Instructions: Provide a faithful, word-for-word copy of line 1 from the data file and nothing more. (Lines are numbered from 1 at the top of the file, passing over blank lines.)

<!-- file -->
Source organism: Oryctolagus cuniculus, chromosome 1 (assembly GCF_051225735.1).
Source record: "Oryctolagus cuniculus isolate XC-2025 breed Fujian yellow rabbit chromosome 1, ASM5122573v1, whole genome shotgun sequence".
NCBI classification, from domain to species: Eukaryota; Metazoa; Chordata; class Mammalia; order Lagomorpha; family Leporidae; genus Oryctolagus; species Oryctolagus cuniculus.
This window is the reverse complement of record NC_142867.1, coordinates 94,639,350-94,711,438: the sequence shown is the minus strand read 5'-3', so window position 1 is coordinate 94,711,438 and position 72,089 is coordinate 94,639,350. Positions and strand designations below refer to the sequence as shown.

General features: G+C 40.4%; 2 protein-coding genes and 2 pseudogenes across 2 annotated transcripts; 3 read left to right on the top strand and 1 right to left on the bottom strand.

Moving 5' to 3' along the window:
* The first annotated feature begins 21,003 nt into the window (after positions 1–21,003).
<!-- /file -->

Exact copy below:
Source organism: Oryctolagus cuniculus, chromosome 1 (assembly GCF_051225735.1).